At 754 pages, Man of the Century: The Life and Times of Pope John Paul II qualifies as one of the weightiest biographies of the long-serving prelate who, as a Polish national, broke the long- standing tradition, in place for the preceding 455 years, of appointing Italians to the papacy. This comprehensive biography, written by Jonathan Kwitny—formerly a front page feature writer for the Wall Street Journal and whose series on the Public Broadcasting System (PBS), The Kwitny Report, won the George Polk Award for the best investigative reporting on television—distinguishes itself from the nine other books written about Pope John Paul II since 1990 by honing in on the pope’s role in ending the Cold War that had divided the East and West since World War II ended in 1945.
This book, Kwitny’s eighth, is essentially an exhaustive example of investigative reporting, comparable in many ways to his earlier, highly successful journalistic efforts such as Acceptable Risks (1992), The Crimes of Patriots: A True Tale of Dope, Dirty Money, and the CIA (1988), and Vicious Circles: The Mafia in the Marketplace (1979). The journalistic approach of Man of the Century is evident in its title: As the millennium approaches, it is inevitable that people-of-the-century and people-of-the-millennium books and articles will crowd the shelves of bookstores and the pages of magazines and journals.
The election of Karol Wojtyla, archbishop of Krakow, to pope took the world by surprise. Pope John Paul I, the new pope’s immediate predecessor, held office for only thirty-three days before his unexpected death early in October, 1978. When the College of Cardinals was reconvened to select John Paul I’s successor, most people foresaw that an Italian would be chosen to assume the role of pope. A few, sensing that the Roman Catholic church was due for some sort of drastic change, had gone so far as to predict that a non-Italian would be selected, possibly a black cardinal from one of the newly established African nations; these prognosticators, however, were a distinct minority.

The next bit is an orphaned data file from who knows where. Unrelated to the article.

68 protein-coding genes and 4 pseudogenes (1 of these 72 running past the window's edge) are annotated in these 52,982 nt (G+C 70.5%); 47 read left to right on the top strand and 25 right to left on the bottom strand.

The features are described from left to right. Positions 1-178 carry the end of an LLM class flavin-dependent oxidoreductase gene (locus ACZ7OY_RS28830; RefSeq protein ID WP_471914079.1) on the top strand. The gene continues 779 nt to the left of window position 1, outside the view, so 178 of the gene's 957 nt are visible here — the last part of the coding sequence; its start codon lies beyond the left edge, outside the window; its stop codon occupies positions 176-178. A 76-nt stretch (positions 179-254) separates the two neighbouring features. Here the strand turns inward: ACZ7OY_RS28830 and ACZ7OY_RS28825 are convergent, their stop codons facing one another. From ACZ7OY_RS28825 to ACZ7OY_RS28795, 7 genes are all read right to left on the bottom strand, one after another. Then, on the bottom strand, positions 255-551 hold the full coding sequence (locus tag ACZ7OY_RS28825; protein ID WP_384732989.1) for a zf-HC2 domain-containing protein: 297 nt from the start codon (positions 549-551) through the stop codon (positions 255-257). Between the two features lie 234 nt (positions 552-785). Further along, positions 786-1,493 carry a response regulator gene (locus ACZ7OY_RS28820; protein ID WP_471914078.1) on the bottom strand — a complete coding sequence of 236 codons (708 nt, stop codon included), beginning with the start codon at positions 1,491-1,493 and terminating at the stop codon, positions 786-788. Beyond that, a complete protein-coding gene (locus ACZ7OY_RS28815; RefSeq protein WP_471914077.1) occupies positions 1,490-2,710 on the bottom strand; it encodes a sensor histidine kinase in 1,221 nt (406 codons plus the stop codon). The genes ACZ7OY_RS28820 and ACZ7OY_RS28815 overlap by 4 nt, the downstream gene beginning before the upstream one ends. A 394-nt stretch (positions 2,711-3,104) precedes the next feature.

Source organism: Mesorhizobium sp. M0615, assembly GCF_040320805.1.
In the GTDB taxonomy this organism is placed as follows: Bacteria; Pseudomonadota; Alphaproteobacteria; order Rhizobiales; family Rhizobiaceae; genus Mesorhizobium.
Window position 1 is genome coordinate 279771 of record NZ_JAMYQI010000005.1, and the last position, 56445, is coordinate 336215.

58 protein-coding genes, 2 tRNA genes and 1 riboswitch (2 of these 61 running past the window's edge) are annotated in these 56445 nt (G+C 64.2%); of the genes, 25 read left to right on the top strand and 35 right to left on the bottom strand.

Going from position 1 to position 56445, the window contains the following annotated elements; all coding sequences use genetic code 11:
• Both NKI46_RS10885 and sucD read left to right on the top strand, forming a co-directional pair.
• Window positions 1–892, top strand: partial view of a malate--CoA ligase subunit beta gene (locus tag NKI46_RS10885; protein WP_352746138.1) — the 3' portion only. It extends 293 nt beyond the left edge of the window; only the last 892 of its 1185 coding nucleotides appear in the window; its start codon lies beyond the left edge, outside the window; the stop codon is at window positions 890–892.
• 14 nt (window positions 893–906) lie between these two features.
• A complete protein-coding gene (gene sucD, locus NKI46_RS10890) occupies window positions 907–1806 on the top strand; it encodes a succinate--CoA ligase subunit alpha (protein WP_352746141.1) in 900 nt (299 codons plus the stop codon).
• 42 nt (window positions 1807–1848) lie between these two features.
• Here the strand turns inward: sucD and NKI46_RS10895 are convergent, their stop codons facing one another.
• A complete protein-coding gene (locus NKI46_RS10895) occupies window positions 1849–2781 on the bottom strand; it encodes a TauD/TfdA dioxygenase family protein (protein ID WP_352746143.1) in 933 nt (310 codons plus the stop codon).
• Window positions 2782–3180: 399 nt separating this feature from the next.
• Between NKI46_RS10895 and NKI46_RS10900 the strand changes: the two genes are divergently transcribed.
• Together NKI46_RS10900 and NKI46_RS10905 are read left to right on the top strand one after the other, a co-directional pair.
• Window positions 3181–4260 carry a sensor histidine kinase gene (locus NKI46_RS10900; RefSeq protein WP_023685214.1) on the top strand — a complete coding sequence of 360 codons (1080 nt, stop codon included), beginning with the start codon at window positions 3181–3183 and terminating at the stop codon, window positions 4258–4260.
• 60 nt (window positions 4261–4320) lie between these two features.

As the cardinals met to choose the new pope, the Curia had prepared for distribution to reporters a press release with biographical sketches of sixteen likely candidates. Karol Wojtyla’s name was not included on that list, from which most journalists were convinced the new pope would be selected. When the newly elected pope’s name was finally made public, the universal response was “Who?” At that point, Wojtyla was little known outside his native Poland. One American, on hearing his name announced, presumed that an Asian had been named pope.
The Polish reaction to Wojtyla’s election generally was one of astonishment tempered by considerable hope, although the political leaders in the communist regime that then controlled Poland were deeply troubled by the choice. Many dissident Poles interpreted the appointment as a sure sign that Communism was about to collapse, an interpretation that, in the long term, has proved to be on the mark.
Throughout his life until his election to the papacy, Wojtyla was an outspoken defender of the poor and a strenuous foe of political oppression. He rose to a position of power in the Polish church when he was appointed archbishop of Krakow in 1964. The Polish United Workers’ Party, the official, communist-leaning party in power at the time, was unwilling to accede to the church’s preferences in selecting an archbishop for this major city. The head of the Polish church in this now classless society was Cardinal Stefan Wyszynski, who was descended from noble stock. The controlling political party did not want a churchman with such high visibility as the archbishop of Krakow to be of noble birth.
Wojtyla came from a relatively poor worker’s family. Philosophically, he was the polar opposite of Wyszynski. Zenon Kliszko, Polish minister of religious affairs at the time, selected Wojtyla from among the candidates for the archbishopric because he knew Wojtyla was an independent thinker who would, in a position of power, break from Wyszynski, thereby playing into the Party’s hands by embarrassing the church. Kliszko considered Wojtyla the best candidate for the reigning party, not because Wojtyla had communist leanings—he clearly did not—but because he was likely to challenge his ecclesiastical superiors.
A decade later, Pope John Paul II, as the new leader of the Roman Catholic church, embarked on a program that...
(The entire section is 1846 words.)